Bailey asked his wife if she was afraid to have him ride with her up to the Constable’s house. She replied she was not, and offered to let him ride with her. The Constable objected, desiring the defendant should ride with him; but defendant insisted upon riding with his family, and so the Constable yielded, and the man, wife and little boy drove together, the Constable following closely behind. The woman drove the horse at the request of the defendant, and just as they neared the residence of John R. Weeks, and she had started the horse into a trot Bailey pulled a revolver from his pocket, pointed it at her and fired, the ball taking effect in her left shoulder. She fell forward and her feet became fast in the wagon-box, while her head and shoulders hung down under the wagon. The horse started to run, dragging the woman in this position some 15 to 20 rods before it stopped. Almost immediately after Bailey shot his wife he placed the pistol to his own head and fired, the ball passing obliquely through the right side of the head and coming out about two inches from where it entered, making simply a severe scalp wound. When the horse stopped, the defendant extricated his wife from her perilous position. Mrs. Bailey said to her husband, “George, you have shot me and I am dying.” He replied, “I have shot myself and am dying, too.” She said, “George, why did you shoot me?” He answered, “I shot you to kill you.” The officer placed Mrs. Bailey in his wagon and drew her by hand to Mr. Weeks’ house, and then came back for Mr. Bailey, whom he found wholly unconscious, lying upon the ground. He was also removed to Mr. Weeks’ and physicians were called.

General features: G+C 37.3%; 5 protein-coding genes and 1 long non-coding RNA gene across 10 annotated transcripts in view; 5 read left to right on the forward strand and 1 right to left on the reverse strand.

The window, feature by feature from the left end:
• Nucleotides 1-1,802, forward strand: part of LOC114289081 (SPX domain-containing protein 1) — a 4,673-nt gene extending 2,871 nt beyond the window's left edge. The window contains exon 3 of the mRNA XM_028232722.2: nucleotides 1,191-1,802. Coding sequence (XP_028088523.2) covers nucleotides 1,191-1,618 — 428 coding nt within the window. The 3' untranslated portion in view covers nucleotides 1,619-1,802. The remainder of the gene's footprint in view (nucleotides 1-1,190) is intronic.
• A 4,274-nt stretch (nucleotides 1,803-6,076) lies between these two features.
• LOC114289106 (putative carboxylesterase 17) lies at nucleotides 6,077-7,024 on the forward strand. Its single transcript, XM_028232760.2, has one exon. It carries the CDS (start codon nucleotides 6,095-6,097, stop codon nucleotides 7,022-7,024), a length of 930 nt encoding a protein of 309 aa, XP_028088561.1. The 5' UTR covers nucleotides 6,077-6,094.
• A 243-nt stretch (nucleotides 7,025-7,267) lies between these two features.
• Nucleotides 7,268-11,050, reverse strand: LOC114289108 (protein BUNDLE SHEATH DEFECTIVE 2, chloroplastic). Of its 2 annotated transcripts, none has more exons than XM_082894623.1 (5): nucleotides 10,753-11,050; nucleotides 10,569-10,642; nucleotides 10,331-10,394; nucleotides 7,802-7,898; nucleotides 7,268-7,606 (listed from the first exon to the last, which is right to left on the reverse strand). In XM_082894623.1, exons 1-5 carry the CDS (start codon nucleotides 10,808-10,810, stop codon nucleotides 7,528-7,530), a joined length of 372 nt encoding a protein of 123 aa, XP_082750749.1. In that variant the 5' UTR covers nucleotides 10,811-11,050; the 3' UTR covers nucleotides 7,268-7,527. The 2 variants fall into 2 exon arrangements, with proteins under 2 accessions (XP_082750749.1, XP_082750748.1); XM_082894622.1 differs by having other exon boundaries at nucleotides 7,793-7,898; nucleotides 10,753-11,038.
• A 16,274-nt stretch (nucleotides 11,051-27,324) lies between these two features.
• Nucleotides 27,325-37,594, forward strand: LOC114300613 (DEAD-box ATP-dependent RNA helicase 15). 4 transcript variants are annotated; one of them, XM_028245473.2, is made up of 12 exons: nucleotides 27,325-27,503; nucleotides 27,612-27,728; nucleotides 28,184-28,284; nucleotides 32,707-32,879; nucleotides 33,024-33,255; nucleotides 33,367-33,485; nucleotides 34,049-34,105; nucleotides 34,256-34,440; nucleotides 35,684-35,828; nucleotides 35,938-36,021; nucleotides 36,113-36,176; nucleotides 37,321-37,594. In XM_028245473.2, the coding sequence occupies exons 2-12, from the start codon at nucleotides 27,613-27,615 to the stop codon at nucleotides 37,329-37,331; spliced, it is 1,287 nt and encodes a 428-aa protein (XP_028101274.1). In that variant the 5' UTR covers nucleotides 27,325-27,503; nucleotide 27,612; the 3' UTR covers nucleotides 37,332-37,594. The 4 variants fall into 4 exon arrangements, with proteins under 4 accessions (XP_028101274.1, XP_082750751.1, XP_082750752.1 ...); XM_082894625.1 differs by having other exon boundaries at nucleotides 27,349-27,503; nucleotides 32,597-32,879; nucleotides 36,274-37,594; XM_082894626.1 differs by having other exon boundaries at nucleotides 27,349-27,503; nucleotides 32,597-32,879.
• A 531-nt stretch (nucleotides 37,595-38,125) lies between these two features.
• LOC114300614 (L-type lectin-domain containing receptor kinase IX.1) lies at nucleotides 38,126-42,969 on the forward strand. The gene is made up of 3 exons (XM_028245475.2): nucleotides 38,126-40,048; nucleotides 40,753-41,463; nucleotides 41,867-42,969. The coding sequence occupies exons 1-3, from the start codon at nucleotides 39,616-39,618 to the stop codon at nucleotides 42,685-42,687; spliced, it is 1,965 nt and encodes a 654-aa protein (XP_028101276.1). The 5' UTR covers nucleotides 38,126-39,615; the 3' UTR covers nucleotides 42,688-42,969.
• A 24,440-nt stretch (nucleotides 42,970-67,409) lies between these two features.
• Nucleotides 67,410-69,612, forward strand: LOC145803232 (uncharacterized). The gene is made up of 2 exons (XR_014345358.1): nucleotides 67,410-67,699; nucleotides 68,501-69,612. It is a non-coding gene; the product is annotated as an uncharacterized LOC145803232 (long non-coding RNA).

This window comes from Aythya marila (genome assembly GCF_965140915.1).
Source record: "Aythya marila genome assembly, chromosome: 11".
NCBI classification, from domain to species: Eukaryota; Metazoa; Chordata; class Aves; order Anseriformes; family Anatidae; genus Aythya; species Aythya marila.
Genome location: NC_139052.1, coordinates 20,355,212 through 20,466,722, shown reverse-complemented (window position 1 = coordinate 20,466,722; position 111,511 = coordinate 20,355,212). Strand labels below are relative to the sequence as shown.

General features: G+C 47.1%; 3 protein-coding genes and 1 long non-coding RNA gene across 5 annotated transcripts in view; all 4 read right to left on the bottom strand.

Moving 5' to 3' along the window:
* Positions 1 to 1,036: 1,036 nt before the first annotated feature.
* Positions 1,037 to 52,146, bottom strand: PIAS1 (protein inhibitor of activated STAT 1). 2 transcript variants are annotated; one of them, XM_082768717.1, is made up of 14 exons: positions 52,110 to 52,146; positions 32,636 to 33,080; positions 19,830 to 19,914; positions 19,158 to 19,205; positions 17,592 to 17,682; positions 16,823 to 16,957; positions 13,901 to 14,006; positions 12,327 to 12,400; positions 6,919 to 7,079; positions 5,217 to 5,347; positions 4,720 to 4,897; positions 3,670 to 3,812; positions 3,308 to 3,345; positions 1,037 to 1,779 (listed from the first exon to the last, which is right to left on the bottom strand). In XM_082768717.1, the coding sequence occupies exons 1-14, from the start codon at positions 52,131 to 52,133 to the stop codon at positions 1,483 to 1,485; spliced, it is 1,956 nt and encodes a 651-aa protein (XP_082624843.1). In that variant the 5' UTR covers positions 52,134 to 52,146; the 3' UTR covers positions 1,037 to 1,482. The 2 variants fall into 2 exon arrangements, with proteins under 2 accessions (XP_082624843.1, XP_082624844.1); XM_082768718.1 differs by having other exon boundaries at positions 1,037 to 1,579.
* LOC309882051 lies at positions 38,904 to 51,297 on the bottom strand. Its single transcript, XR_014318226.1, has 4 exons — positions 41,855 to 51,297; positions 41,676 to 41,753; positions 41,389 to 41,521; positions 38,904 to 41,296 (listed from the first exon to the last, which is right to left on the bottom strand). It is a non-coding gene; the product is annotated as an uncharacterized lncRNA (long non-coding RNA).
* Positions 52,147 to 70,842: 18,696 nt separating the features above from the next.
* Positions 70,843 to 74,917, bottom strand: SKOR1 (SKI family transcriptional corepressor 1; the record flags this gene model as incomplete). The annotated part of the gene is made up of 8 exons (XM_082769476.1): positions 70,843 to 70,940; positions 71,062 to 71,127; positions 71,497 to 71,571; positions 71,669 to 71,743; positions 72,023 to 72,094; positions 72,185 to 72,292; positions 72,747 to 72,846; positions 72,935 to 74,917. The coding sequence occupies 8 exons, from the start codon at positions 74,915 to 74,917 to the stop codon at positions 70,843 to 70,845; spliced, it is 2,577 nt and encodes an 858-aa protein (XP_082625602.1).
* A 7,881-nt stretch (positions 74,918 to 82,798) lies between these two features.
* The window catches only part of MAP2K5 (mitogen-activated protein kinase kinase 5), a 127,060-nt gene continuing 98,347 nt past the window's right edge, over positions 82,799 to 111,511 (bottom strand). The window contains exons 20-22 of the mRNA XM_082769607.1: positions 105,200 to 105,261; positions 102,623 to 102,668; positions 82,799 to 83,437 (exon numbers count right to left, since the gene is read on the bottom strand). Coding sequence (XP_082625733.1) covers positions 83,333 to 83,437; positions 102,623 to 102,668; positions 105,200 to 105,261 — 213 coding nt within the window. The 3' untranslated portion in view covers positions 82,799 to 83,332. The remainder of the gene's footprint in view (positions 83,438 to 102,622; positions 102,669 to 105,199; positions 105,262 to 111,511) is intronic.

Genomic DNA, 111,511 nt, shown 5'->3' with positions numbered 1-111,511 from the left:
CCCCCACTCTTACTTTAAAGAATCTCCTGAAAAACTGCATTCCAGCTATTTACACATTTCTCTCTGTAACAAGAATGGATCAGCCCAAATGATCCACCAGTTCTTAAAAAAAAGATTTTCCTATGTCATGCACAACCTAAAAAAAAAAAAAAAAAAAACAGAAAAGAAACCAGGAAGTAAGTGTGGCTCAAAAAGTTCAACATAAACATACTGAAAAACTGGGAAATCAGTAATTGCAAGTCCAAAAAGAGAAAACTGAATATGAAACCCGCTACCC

Dr. Rumsey, of Nelson, was first to arrive, but shortly afterward Dr. W.D. Humphrey and his son William arrived from Osceola. Dr. Humphrey said it was his impression that the defendant had taken some 90 grains of opium, and that 30 grains would ordinarily cause death; that when he arrived the defendant was so low that it was thought hardly possible to resuscitate him. Large doses of belladonna were injected into his arm, and, contrary to all expectations, the man rallied and was able to be brought to Wellsboro the next day. Mrs. Bailey, however, remained for seven weeks on the lounge where she was placed in Mr. Weeks’ house. She says she has not seen one hour since she was shot that she has been free from pain. She told her story in a slow impressive way and exhibited to the jury her wounds.
The defendant went upon the stand in his own defense, and claimed that he did not remember anything after he took the opium at the time of his arrest. He said he had no recollection of shooting his wife or of any one of the attending circumstances.

Tri-Counties Page 16404
Bradford County PA
Chemung County NY
Tioga County PA

Published On Tri-Counties Site On 11 October 2008
By Joyce M. Tice
Email: Joyce M. Tice

Relocated fromteh Main Articles page 11 Oct 2008